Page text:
Alexandria

Alexandria Firefighters Warn of Staff Shortages

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The front line is thinning out in Alexandria: The city's firefighters are saying that the fire department's low staffing levels are depriving the community of vital services.

A captain in the city's fire department, Michael Faber, is worried for his community because staffing levels are so low. He says the fire department is scaling back some of the emergency services it provides and is relying on neighboring jurisdictions to pick up the slack.

"We don't like having to tell people that a particular service won't be available.  That's one of the worst case scenarios and we're in it," Faber said.

It came to a head during a fire in Crystal City earlier this month, when Arlington's dispatcher rang out for help from Alexandria.

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The dispatcher called, "Engine 105, engine 301, engine 209, engine 151, rescue 209, medic 105."

Engine 209 and Rescue 209 pull from the same station, but Alexandria didn't have the staff for both.

The firefighters' union says it put first responders at risk that night, and while the city has new recruits on the way, the union says low pay is the larger problem.

"It's like trying to fill up your bathtub without having the plug in the drain first. We're losing more people because they're getting paid more in different jurisdictions where they live closer to home," said Jeremy McClayton of the Alexandria firefighters union.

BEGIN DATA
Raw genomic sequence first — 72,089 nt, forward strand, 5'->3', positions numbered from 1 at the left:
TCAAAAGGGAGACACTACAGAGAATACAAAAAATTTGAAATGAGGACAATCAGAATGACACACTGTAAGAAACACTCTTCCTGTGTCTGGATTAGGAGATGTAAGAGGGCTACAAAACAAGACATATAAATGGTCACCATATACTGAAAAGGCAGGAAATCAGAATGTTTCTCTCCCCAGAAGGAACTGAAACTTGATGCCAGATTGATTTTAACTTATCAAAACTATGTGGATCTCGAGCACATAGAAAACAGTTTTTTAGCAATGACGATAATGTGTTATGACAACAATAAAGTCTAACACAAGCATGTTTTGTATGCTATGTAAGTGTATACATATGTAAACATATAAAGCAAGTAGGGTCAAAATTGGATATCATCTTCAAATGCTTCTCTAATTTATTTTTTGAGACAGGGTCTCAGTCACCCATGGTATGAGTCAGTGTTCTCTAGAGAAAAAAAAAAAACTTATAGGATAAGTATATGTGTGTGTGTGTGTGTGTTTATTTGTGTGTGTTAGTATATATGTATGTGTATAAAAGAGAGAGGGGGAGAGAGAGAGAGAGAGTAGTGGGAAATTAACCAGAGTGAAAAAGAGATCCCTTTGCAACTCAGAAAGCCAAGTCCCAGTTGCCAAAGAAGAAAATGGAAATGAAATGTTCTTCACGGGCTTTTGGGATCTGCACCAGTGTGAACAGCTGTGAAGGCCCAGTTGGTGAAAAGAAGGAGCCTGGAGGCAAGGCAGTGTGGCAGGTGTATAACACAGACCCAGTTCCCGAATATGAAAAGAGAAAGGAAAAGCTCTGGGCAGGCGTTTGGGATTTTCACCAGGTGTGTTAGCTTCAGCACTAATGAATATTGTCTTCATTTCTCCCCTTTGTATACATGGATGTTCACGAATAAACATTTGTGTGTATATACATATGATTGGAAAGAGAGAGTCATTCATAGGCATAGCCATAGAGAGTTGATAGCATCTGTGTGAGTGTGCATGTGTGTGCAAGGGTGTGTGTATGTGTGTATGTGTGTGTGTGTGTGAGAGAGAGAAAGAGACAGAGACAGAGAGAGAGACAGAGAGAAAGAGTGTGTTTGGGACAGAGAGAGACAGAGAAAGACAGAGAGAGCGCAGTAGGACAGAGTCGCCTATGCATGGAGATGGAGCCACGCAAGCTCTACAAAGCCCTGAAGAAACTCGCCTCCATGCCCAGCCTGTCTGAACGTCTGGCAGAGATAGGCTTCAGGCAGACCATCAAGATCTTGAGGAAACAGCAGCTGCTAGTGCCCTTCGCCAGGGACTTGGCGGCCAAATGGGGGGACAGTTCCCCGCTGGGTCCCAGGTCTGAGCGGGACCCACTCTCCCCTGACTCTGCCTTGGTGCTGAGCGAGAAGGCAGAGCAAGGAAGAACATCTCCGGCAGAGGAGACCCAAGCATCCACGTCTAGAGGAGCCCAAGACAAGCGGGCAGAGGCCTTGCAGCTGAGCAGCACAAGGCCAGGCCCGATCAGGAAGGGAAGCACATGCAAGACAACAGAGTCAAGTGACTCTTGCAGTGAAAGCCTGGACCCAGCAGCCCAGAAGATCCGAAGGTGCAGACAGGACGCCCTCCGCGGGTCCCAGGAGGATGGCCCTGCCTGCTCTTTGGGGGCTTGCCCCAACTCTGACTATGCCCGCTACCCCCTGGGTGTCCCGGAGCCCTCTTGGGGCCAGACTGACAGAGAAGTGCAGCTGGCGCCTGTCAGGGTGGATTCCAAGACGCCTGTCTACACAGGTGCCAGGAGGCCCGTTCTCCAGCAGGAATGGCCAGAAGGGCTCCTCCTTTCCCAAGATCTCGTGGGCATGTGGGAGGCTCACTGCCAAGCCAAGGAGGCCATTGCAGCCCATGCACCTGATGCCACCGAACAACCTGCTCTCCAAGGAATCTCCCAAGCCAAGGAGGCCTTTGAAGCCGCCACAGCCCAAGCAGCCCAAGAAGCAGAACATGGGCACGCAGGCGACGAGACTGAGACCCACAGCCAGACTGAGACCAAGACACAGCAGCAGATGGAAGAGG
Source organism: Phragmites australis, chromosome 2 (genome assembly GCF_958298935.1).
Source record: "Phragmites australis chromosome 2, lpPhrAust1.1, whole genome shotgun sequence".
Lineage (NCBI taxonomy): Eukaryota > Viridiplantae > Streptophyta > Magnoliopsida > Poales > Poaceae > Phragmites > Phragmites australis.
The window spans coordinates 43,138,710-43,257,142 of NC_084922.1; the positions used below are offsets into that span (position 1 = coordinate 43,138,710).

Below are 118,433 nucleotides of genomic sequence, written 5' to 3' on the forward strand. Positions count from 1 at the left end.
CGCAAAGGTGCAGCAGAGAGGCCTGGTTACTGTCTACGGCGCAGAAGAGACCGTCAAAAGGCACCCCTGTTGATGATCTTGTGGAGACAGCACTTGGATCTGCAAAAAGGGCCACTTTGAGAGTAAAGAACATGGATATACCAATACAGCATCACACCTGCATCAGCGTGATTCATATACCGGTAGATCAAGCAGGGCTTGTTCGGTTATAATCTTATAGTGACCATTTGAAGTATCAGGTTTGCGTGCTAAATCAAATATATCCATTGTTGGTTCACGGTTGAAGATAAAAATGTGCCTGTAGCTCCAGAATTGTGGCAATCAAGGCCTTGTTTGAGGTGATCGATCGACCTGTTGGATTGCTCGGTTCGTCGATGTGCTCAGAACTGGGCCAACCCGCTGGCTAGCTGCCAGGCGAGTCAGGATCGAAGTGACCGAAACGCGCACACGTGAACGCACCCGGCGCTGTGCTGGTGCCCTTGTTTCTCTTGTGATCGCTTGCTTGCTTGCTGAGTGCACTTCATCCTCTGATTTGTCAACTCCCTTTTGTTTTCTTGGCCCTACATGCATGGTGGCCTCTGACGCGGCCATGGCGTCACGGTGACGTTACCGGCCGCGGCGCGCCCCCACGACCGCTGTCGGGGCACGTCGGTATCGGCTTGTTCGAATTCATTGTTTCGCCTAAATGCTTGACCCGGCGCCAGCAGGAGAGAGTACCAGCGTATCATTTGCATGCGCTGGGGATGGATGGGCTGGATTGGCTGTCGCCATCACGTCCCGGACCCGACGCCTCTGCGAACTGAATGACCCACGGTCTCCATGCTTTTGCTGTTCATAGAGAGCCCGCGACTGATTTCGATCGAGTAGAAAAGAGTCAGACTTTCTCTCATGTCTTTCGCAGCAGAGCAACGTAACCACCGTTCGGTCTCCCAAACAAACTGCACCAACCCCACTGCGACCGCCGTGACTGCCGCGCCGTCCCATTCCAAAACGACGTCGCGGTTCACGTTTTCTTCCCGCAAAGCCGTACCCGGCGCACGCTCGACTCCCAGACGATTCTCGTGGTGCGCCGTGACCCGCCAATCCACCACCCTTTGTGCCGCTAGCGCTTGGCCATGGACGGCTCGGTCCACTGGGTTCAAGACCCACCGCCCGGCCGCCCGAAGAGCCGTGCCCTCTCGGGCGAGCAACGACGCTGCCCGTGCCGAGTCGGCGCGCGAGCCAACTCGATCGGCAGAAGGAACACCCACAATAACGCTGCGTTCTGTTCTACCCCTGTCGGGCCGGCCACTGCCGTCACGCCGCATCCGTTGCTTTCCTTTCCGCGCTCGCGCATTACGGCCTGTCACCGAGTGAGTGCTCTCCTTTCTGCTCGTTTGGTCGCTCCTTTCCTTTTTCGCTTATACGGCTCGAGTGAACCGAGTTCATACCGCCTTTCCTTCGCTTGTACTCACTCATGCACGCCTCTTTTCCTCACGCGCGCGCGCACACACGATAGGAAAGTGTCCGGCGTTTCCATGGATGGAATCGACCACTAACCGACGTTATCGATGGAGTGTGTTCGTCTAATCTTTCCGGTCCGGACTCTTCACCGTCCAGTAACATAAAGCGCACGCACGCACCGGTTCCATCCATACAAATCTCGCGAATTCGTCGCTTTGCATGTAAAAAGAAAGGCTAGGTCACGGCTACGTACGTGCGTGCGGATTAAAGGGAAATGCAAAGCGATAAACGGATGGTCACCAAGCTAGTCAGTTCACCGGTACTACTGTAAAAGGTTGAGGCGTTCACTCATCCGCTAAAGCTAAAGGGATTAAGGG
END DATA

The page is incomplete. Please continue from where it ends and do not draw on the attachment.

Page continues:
The union wants a 10% pay increase to keep firefighters like Faber in the department.

City Manager Mark Jinks says a pay increase is coming.

"It's too early to say what that increase will be, but it's a matter of what it'll be; not if it'll be," Jinks said.

Meanwhile, Faber says he and the others are left digging out of an avalanche of overtime hours, sometimes piled on them right at the end of their shift.

"My kids have a fair amount of anxiety over whether I'm gonna come home because there will be relief or there won't be in the morning," Faber said.

There's food on his family's table, but he never knows if he'll be home to eat it with them.

The city has dedicated firefighters, but not enough to provide all the services Faber says the community deserves.

Jinks, the city manager, said staffing levels are hurting right now because of COVID-19. Some first responders have tested positive, while others are calling out to care for children who are at home because of the virus, he said.

Jinks expects the next couple of months to be rough for both fire and police staffing.

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